Something I run into a lot in LibraryLand is the tendency of librarians to think inside the four walls of their buildings. It’s an easy trap to fall into, since most librarians I know spend most of their time there. In their experience, the library building is their world, and the services offered center around what they can do there with and for the people who visit the building.

But what about those community members who never or rarely enter the building itself? It’s a question we need to ask constantly.

I think a lot of the retailers using QR codes have it right… or they’re getting there. Consider these uses I’ve seen recently:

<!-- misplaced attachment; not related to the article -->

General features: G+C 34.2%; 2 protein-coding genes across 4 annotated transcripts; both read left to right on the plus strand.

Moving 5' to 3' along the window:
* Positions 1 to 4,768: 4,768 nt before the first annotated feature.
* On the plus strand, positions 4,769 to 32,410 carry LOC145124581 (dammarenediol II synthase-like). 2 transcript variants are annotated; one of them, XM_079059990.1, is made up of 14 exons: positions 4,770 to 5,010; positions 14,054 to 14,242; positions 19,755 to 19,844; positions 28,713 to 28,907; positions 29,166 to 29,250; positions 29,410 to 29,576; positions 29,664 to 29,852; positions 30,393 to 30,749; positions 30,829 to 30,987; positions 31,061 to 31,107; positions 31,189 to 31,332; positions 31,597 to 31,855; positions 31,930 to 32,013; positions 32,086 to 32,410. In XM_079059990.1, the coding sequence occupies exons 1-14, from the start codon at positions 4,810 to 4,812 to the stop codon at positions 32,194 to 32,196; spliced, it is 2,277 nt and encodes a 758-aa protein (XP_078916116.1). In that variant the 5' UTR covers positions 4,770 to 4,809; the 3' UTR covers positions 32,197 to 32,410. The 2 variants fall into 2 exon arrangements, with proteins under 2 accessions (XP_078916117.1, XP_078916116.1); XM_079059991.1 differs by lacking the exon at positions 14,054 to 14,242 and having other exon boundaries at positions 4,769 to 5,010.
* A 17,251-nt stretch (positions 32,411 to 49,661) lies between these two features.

• On retail item packaging or displays: links to product demos, adds, more information, related information.
  • On advertisements: instant coupons to the phone, even a direct link to buy the advertised product online NOW.
  • On catalogs (see the Christmas Toy catalogs coming out about now!): For ordering the advertised item immediately, adding to a wishlist, reserving an item with a limited quantity
  • At Point of Purchase: Links to join customer loyalty clubs, mailing lists, coupons for next purchase
  • On something you take with you: Receipts, coffee cups, shopping bags
  • In the bathroom (or other high traffic areas): reaching a captive audience for many purposes.

It seems that these sorts of applications could translate nicely into a library situation, but many require taking the message on the road.

A few ideas off the top of my head: